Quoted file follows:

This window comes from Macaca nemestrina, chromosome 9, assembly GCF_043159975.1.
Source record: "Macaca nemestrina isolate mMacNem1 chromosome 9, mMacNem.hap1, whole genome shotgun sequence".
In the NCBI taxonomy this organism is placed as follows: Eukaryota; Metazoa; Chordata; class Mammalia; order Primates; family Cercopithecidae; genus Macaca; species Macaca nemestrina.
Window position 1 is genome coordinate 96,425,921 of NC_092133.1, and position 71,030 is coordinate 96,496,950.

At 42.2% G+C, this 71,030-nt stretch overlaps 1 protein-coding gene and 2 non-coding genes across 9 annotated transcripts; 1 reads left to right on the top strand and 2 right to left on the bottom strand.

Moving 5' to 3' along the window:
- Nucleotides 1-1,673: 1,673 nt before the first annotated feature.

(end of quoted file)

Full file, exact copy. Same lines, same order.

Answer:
This window comes from Macaca nemestrina, chromosome 9, assembly GCF_043159975.1.
Source record: "Macaca nemestrina isolate mMacNem1 chromosome 9, mMacNem.hap1, whole genome shotgun sequence".
In the NCBI taxonomy this organism is placed as follows: Eukaryota; Metazoa; Chordata; class Mammalia; order Primates; family Cercopithecidae; genus Macaca; species Macaca nemestrina.
Window position 1 is genome coordinate 96,425,921 of NC_092133.1, and position 71,030 is coordinate 96,496,950.

At 42.2% G+C, this 71,030-nt stretch overlaps 1 protein-coding gene and 2 non-coding genes across 9 annotated transcripts; 1 reads left to right on the top strand and 2 right to left on the bottom strand.

Moving 5' to 3' along the window:
- Nucleotides 1-1,673: 1,673 nt before the first annotated feature.